The Whole Picture is Nothing But a Compilation of Details.

Sunday, January 23, 2011

Travelling by the Seat of my Pants

Taking time off your normal everyday life (wait, did I say normal?) takes preparation and planning. I did neither. One and a half hours before my 7 am departure I still needed to shower and pack. But let me fill you in: I actually had a plan, only it was sabotaged by a sick horse that carefully chose his time to colic to coincide with my leaving work early to start my five-week long vacation in South America. I bet you didn’t know that horses only ever get sick when you have firm plans to be elsewhere…
Leaving work early before vacation is like nailing jello to a tree. Since I’m a stickler for making sure everything is in good order before I go away I am late leaving work from the minute I start my day. To finish it all, I cancel dinner and drinks with friends, and am just about to leave when a big dark bay gelding falls ill to a point of needing hand walking for hours and hours and vet care. I call to inform the local vet that she will be late for dinner as she is supposed to be at the very same dinner I cancelled. She arrives moments later, and with half the guest list at the barn, the other fifty percent stop by with a bottle of wine. My hay supplier is in the area and calls to wish me a nice vacation, so I invite him to join the party. He is a little disappointed with the lack of food, and the wine which smells like rotten, disintegrating horse feet. I try to improve it with a candy cane, but there is simply no saving it. At 9:50 pm, the horse seems to have turned a corner and is alert and happy, so I leave. I only just walk in the door of my house as the phone rings. It is the man who does night check… “Horse is back down”. Damn.  I feed the cat quickly and grab my laundry, which still needs to be washed before I leave in ten hours. My sandwich falls on the floor but there is no doubt the ten-second rule applies: It is the only food I have held in my hand since breakfast.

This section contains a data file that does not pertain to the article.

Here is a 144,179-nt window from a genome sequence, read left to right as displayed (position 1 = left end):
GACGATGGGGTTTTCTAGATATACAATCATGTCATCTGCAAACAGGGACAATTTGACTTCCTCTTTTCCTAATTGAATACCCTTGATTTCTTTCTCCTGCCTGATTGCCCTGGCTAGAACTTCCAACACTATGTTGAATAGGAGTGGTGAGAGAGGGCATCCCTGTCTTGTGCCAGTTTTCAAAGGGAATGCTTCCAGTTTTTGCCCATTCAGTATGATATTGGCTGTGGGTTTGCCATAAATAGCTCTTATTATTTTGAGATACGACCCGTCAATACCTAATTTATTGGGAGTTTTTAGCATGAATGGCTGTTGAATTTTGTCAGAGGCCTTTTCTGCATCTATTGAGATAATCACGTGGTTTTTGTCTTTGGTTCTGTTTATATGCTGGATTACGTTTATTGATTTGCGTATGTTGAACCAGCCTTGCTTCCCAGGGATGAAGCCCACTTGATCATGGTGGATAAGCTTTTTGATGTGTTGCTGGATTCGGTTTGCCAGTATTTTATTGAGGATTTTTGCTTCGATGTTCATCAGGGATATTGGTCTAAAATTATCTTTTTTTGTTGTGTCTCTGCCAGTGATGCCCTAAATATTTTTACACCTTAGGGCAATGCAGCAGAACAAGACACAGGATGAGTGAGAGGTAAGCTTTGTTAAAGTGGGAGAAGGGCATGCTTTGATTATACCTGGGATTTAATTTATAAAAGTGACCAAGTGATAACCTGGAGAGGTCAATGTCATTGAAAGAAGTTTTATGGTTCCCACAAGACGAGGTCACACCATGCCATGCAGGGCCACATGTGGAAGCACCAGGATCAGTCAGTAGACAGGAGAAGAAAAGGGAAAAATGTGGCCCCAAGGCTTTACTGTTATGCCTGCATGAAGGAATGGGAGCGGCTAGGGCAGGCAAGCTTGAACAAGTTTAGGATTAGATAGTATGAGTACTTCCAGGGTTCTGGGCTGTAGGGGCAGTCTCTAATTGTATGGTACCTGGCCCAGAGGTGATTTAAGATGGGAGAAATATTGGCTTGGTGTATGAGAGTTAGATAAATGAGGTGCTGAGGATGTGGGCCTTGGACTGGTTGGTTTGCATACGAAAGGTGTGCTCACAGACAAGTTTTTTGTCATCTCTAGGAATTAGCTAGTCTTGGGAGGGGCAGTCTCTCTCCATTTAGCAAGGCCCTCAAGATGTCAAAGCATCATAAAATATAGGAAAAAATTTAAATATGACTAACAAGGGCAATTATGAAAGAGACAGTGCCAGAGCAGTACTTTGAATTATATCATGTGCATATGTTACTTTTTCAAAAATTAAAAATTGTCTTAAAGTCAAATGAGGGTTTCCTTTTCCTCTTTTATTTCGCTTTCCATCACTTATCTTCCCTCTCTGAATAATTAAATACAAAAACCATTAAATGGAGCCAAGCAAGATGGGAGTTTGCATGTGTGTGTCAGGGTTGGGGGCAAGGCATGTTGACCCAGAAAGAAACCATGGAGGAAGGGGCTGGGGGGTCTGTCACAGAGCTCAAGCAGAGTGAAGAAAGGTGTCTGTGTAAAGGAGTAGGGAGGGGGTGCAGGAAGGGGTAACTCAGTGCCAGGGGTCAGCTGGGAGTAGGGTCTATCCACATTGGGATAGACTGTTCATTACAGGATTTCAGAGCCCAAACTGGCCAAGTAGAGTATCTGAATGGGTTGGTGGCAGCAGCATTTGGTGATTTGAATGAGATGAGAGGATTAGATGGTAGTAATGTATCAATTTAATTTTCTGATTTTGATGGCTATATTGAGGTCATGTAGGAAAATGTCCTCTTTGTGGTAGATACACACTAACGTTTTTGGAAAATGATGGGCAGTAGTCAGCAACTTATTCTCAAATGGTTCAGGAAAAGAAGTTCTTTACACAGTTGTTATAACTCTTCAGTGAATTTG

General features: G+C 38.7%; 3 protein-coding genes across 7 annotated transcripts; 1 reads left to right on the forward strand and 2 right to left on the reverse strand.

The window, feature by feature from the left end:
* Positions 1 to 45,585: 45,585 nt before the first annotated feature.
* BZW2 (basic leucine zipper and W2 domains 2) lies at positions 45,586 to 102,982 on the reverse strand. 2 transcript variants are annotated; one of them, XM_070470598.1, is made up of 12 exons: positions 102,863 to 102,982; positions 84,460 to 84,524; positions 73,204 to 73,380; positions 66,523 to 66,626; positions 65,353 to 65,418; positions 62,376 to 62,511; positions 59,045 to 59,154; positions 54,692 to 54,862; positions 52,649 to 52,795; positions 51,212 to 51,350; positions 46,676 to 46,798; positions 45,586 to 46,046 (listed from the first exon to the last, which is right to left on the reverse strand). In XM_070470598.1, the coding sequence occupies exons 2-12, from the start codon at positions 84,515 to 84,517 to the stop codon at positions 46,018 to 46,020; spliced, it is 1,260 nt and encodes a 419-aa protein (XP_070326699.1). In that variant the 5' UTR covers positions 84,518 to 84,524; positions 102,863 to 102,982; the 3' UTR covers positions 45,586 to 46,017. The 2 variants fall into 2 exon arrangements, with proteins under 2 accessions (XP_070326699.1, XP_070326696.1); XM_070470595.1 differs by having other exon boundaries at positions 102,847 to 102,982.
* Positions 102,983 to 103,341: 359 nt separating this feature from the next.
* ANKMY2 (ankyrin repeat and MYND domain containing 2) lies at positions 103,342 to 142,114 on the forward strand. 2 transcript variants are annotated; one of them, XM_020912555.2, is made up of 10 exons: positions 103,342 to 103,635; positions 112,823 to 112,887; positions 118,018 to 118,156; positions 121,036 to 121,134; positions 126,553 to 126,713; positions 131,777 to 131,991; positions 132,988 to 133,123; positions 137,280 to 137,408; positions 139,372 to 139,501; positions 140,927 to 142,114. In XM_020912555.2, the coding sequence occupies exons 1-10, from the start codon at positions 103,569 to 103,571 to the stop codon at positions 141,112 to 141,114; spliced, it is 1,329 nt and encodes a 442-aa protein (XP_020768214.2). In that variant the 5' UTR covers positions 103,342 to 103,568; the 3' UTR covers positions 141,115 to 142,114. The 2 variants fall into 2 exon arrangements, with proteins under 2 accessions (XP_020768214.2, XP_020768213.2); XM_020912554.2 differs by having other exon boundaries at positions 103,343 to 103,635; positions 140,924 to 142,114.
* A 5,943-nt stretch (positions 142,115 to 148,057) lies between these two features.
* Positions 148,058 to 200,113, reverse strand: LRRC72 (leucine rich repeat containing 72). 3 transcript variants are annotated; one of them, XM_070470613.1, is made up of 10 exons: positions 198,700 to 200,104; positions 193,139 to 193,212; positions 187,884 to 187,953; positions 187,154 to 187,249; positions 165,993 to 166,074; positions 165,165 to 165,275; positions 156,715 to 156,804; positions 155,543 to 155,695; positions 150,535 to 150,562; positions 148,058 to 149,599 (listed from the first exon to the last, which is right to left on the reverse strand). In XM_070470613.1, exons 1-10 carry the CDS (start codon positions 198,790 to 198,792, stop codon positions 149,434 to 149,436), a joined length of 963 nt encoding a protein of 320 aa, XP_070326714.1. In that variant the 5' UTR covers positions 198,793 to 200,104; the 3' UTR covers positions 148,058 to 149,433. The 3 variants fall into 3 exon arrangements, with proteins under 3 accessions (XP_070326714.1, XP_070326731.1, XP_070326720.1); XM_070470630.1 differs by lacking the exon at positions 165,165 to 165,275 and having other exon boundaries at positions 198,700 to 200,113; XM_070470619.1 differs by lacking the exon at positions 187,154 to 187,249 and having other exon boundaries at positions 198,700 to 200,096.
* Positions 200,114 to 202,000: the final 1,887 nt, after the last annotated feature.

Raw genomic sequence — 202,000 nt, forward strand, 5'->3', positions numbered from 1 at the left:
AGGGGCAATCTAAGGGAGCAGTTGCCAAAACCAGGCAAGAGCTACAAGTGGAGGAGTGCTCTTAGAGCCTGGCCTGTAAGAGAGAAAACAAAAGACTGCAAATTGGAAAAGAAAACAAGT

Back at the barn, I take over from the night staff, who’s walking the horse when I arrive. This time it is not a matter of a meager four hours to get the horse through his belly ache– no, this time we carry on through the night. At midnight, I insist the night staff and the other visitors leave as I can still make my plane if I leave the barn at seven – the time the morning crew arrives.
There is something very special about being alone in a barn full of horses. Especially at night. Those of you who have know what I’m talking about. The rest of you I hope will experience it someday. I prefer winter to summer because of the silence. No birds, no swishing tails and best of all, no pesky flies: only the sound of the horses sleeping. Add light snow falling softly, and I hope you can feel the stillness.
In this serene environment I walk a dark bay horse up and down the aisle countless times. After two hours he looks and acts well enough to be left in his stall for a little while. On the floor in the office, I wrap myself in a fluffy horse blanket, use my clean laundry as a pillow and curl up waiting for the alarm to go off an hour later so I can walk the bay horse again.
At 5 am, after a long night of hand walking, Banamine, the wonder drug, purging of intestines, and hot mash, yes, all for the horse, I am comfortable enough with his well-being to take to the dark, snowy roads and head out. At home at last, I ponder if I should drink that “after work” beer or have breakfast. I shower and sit down, utterly drained, desperate for sleep. With thirty-five minutes til I must leave for the airport, somehow my hands slowly, absentmindedly make me breakfast and begin to place things in my backpack. Thank God they didn’t hand me a beer.

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